“Deena Hayes has a divisive, race-based, race-baiting agenda and will do whatever it takes to execute that agenda,” said Erik Huey, Greensboro civil activist. “She’s a divider, not a uniter.”

Hayes also has 15 years of community organizing, 10 years as a Guilford County School Board member and is now the leader of the ICRCM board.

The City of Greensboro officials are scrambling to place blame for this failure in fiduciary responsibility.

On Feb. 18, Councilman Wilkins requested an inquiry into Turner-Roth’s activities while serving as City Manager.

The future of the ICRCM may be unclear, and its omissions and delays of payments curious. However, it is clear what the next steps are for Greensboro officials.

The city council has recently frozen payments to the ICRCM, and even though Westmoreland produced a signed contract after exposing the unsigned contract, the city council voted unanimously to discontinue the agreement.

The City Attorney who declared Turner-Roth’s payment legal said it may be too late to recoup the money.

At the Feb. 14, council meeting, Shah-Khan said the contract has provisions to take the money back if the museum is in default. However, the museum is not in default because they have $750, 000 of tax payer money.

This answer infuriated the council more. On Feb. 21, Shah-Khan announced his resignation as city attorney.

The only two positions that the city council has the power to fire are the city attorney and the city manager. All other appointees are at the discretion of the city manager.

Whether this is a case of incompetence, or a malicious act by members of the city government and the ICRCM is a question whose answer will determine the sustainability of the ICRCM going forward..

“I see really poor decision making by Shah-Khan and Turner-Roth, but not necessarily a crime” said Aaron Fetrow, Guilford Dean of Students and a lawyer with over four years in the courtroom.

“Shah-Khan’s resignation, and the speed of which it happened, compiled with the audit does send of alarms though,” said Fetrow. “There is clearly a valid “implied contract” in accordance with common law. I think that whoever made the decision to proceed without a signed contract was grossly irresponsible.”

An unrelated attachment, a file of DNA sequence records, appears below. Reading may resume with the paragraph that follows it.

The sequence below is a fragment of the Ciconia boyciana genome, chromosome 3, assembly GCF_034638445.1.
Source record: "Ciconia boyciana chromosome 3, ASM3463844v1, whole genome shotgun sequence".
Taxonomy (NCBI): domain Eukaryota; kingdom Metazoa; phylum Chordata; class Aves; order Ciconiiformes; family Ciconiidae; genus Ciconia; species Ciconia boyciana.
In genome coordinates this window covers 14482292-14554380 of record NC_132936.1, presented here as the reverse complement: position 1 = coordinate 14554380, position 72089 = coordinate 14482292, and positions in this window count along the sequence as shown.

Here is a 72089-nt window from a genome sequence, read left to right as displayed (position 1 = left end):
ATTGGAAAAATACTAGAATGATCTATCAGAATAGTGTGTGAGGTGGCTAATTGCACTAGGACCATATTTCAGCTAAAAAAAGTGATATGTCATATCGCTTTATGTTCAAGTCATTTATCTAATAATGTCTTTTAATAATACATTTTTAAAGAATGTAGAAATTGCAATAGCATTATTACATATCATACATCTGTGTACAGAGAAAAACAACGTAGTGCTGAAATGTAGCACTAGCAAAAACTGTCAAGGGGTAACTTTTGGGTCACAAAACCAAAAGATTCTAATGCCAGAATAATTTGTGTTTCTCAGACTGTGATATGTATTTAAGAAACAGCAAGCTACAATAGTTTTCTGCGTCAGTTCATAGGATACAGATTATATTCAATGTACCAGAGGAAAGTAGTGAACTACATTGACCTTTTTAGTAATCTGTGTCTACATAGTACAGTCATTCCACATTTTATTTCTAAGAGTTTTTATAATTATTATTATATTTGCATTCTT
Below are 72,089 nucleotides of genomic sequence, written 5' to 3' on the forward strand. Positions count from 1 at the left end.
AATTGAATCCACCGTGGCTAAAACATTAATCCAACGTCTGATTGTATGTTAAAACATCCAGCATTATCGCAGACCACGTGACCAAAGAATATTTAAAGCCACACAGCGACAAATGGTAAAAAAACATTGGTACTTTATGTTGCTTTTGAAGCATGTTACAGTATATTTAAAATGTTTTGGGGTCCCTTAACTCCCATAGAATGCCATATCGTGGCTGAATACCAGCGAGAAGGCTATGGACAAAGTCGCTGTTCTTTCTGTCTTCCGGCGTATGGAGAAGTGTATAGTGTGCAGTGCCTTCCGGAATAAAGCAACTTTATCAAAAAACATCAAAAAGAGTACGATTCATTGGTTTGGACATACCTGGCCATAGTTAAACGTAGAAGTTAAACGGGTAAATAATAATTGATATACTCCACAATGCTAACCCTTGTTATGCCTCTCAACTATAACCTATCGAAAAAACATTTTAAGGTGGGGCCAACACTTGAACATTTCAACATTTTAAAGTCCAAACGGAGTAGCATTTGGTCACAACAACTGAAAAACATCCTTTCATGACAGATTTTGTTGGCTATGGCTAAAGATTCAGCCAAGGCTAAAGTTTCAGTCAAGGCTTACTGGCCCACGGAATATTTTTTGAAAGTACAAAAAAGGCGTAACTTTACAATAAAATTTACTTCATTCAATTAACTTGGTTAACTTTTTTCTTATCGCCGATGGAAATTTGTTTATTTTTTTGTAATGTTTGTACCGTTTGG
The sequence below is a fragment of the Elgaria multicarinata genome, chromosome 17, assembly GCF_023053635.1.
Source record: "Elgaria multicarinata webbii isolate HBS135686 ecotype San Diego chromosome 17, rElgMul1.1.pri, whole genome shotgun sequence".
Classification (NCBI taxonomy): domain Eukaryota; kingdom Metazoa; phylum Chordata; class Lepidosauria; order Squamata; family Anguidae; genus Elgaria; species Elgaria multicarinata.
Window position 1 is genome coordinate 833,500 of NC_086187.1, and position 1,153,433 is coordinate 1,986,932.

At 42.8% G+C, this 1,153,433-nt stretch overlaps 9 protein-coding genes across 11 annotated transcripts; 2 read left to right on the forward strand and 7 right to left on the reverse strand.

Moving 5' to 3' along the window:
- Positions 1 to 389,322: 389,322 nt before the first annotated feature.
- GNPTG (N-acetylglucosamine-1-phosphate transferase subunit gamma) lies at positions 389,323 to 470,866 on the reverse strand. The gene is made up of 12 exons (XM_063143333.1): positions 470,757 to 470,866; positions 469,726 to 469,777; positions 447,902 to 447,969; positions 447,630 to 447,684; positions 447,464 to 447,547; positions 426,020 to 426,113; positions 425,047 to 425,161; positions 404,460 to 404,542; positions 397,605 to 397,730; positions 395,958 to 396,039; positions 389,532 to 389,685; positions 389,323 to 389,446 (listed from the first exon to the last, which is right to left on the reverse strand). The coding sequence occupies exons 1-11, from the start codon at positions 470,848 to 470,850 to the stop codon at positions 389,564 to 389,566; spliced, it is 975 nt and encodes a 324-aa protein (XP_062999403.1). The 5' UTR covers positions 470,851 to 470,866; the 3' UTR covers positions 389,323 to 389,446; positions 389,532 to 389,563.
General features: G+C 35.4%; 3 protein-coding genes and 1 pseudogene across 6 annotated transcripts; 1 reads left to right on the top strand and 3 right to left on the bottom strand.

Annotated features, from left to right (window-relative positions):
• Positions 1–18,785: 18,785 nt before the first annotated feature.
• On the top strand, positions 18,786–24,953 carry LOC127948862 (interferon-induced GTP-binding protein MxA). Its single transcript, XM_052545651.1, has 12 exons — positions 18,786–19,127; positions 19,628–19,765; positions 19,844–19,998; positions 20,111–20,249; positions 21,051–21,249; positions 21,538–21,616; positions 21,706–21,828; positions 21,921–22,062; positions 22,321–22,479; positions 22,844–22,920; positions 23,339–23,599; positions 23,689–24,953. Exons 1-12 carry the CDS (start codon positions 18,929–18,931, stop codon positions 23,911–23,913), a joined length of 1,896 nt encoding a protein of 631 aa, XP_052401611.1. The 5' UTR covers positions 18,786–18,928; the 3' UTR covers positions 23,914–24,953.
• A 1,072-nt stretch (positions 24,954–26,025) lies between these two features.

“But, that’s the job of the District Attorney’s office to investigate such matters. And this could be enough evidence to warrant suspicion, and to launch an investigation.”

Mayor Nancy Vaughan believes that the ICRCM can become viable.

“Only recently has city government become an active member in ensuring the museum is sustainable,” said Vaughan. “The ICRCM and former city manager are obviously going to be scrutinized. But to lose the artifacts in that museum to a bank is a loss this city must also consider.”

“Going forward the council and I are working to never allow such an error.”

If the city finds that there were suspicious activities by Turner-Roth, members of the ICRCM board or Shah-Khan the legal process is clear.

“If there is an investigation, and enough evidence to warrant criminal proceedings, it is likely that we would request the State Attorney General conduct the matter,” said Assistant District Attorney Chris Parrish.

“And if that matter were illegal, we would request any proceeding be moved out of Guilford County so as to avoid conflicts of interest.”

The members of city council have their opinions on complicity by the key players.

“I think they did a little bait-and-switch,” said Councilman Zack Matheny. “They always said George Clopton was the new chair. He was chair long enough for them to get the money.”

If criminal proceedings are brought against Turner-Roth, Shah-Khan, or any member of the ICRCM board, the sum of $750,000 dollars would elevate this case to a felony in North Carolina.